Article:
February 5, 2015 In her latest column for Exeposé Features, Sarah Wood challenges our attitudes to ageing, instead claiming that we should consider the process as a privilege.   I am weeks away from my twentieth birthday and I recently found myself … Continue reading

Sense and Sensitivity: Count Nutrients not Calories

As many people choose to create New Years resolutions surrounding their eating habits, Sarah Wood looks at the diet.

Year after year as soon as the New Year approaches it is never long before I hear someone vowing to go on a diet. Whether it has been my mother, her friends, or family members there has been an association with calorie counting and health, and I am not so sure the two should be associated so closely and definitely. I feel hypocritical advising others against calorie counting. I myself have vigorously counted the calories time and time again. I have even kept food diaries and charts, and found myself in tears when I had consumed more calories than I was ‘allowed’. It’s taken a long time, but I have shifted my outlook drastically. I want to emphasise that in those times of restriction I was unhappy, irritable, and the most malnourished I’ve ever felt. Focusing on the quantity of food and recording everything is exhausting, and I want to explain why it is utterly unnecessary. Focusing on the quality of the nourishment in your diet is a resolution that is a realistic commitment.

A calorie is a unit of measurement for the energy potential of food and is measured by bomb calorimeters which do not work the same way as our bodies. What we predict our bodies to do may not necessarily happen. The key word to focus on here is ‘potential’. To me, this word is perfect to explain why calorie counting is dangerous. Think of it this way, considering those calories come from wholesome, nutritious food the ‘potential’ is the vital energy we need to nourish and encourage our bodies. Studies by Dr Michael Noonan illuminate this point. Noonan emphasises in an article written for Bangor Daily News that we should not eat anything that “isn’t food” this includes hydrogenated fats and artificial sweeteners which are common ingredients in low calorie diet foods. Noonan continues and argues that using low fat foods to control weight is a myth we must start debunking, making it clear that a diet low in fat will also be a diet low in vital fat based nutrients like vitamins A, D, and E. Dr Michael Noonan’s study encourages an attitude that If we can help it, we should aim to maximise the energy potential from our food not deplete it. That we need to work with our metabolism, not against it no matter how frustrating it can be. Our bodies thrive off of energy, and whilst nutrition is a way of life, calorie counting is a distraction from life.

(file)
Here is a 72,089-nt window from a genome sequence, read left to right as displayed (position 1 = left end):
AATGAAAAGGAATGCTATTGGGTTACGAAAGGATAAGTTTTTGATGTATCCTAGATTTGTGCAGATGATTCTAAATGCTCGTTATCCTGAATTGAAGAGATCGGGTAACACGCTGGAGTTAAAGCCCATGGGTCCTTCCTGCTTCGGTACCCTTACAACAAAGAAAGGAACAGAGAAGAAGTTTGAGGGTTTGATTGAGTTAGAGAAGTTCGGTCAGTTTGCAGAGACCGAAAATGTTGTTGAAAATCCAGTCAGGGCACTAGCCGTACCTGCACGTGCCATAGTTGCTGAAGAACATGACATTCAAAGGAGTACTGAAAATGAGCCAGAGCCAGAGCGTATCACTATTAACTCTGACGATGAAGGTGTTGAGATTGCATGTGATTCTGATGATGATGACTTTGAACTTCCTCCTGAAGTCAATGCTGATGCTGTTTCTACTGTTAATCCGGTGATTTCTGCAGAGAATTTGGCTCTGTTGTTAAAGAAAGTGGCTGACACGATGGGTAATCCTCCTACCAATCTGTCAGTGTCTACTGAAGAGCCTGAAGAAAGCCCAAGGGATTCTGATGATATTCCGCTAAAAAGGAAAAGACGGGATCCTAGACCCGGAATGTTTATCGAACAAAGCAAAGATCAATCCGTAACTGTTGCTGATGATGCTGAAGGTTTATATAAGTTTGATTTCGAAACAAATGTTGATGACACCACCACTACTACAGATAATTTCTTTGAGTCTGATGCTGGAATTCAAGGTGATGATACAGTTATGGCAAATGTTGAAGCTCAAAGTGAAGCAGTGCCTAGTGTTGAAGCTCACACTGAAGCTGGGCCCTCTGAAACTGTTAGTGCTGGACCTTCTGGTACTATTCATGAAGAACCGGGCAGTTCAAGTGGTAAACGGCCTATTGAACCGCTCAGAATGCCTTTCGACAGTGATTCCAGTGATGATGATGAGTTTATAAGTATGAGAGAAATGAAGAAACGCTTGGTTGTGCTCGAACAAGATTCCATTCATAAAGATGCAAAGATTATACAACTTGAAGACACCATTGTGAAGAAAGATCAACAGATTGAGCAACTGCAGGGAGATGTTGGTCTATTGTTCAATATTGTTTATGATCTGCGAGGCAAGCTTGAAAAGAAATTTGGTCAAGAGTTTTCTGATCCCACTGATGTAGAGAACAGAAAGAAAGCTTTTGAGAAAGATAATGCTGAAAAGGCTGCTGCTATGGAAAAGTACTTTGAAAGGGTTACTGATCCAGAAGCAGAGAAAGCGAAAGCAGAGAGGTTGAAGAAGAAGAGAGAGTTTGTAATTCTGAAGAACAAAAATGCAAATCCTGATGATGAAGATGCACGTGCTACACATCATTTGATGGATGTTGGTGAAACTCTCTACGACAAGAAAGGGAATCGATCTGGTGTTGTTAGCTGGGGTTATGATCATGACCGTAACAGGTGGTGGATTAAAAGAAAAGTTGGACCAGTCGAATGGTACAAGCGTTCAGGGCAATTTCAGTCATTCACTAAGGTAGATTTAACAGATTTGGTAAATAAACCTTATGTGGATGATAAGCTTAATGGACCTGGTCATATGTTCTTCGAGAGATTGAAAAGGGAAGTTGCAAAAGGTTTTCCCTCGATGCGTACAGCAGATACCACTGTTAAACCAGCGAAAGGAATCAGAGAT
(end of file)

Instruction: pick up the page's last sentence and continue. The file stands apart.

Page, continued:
I think it is important to compare the goal of both calorie counting and nutrition watching. The ultimate goal for counting calories and restriction is weight loss, but what about health? Unless you have been advised by a doctor or health professional to lose weight because it is affecting the quality of your life surely weight loss should not be a goal. Those two words ‘weight loss’ have become words I now associate with danger, sadness, and emptiness. Now I’m by no means saying weight gain should be a goal but I attempting to illustrate a point. My point, is that our bodies want to be healthy. They want nutrients, vitamins, healthy fats, and occasional treats. Our bodies need balance and unnecessary
weight loss is a threat to that balance. Nutrition doesn’t need to be associated with weight, because that isn’t the goal. The goal is health and wellness. When weight is no longer the centre of attention, it can be replaced with health. If only I had asked myself questions such as “how am I ensuring my health is optimized, and my body is strong?” instead of “how much weight do I still need to shift?” maybe I wouldn’t obsess over making it my business to analyse and scrutinize the latest health regimes.

It may have taken me until adolescence to learn that the process of burning fat or turning nutrients into energy is more complex than simply calorie counting. That if the goal is to lose weight the body will respond better when lean muscle mass is increased, but I’m glad. I’m glad that I had to learn the hard way. Needing to educate myself about the way my body works as a shameful result of depleted health has made nutrition a definite priority in my life. Committing yourself to counting the amount of nutrients you are feeding your body is a far more freeing and manageable approach to your diet. I really do empathise with people who cannot shift their focus from consuming as little calories and fat as possible to wholeness, relaxation, and nutrition because the two mind-sets are unfortunately constantly referred to in unison. We are constantly being fed conflicting information, however, as a way to grasp hold of some clarity I urge you to contemplate one question: How can we possibly recover from running out of energy? And I invite you to share my resolution to view every mealtime as an opportunity to nourish and be kind to your body.

P.S Chocolate is not off the menu (so long as it is raw)

Sarah Wood, Online Features Columnist